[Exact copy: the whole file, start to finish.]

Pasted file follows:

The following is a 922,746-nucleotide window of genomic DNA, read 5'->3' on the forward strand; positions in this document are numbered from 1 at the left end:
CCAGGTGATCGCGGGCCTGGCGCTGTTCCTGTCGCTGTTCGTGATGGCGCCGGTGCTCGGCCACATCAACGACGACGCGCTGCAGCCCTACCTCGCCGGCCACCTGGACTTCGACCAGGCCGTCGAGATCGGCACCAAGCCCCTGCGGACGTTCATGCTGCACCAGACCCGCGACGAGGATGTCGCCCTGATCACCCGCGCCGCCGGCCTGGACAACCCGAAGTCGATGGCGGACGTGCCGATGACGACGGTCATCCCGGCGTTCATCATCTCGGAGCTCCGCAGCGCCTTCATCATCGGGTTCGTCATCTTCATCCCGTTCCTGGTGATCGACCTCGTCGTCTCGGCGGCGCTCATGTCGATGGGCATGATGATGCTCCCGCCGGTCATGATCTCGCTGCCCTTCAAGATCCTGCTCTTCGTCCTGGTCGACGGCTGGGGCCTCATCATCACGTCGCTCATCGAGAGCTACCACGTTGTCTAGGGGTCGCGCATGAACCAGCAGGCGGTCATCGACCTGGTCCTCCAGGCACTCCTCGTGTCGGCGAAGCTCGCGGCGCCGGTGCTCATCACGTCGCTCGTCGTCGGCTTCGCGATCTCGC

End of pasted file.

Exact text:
The following is a 922,746-nucleotide window of genomic DNA, read 5'->3' on the forward strand; positions in this document are numbered from 1 at the left end:
CCAGGTGATCGCGGGCCTGGCGCTGTTCCTGTCGCTGTTCGTGATGGCGCCGGTGCTCGGCCACATCAACGACGACGCGCTGCAGCCCTACCTCGCCGGCCACCTGGACTTCGACCAGGCCGTCGAGATCGGCACCAAGCCCCTGCGGACGTTCATGCTGCACCAGACCCGCGACGAGGATGTCGCCCTGATCACCCGCGCCGCCGGCCTGGACAACCCGAAGTCGATGGCGGACGTGCCGATGACGACGGTCATCCCGGCGTTCATCATCTCGGAGCTCCGCAGCGCCTTCATCATCGGGTTCGTCATCTTCATCCCGTTCCTGGTGATCGACCTCGTCGTCTCGGCGGCGCTCATGTCGATGGGCATGATGATGCTCCCGCCGGTCATGATCTCGCTGCCCTTCAAGATCCTGCTCTTCGTCCTGGTCGACGGCTGGGGCCTCATCATCACGTCGCTCATCGAGAGCTACCACGTTGTCTAGGGGTCGCGCATGAACCAGCAGGCGGTCATCGACCTGGTCCTCCAGGCACTCCTCGTGTCGGCGAAGCTCGCGGCGCCGGTGCTCATCACGTCGCTCGTCGTCGGCTTCGCGATCTCGC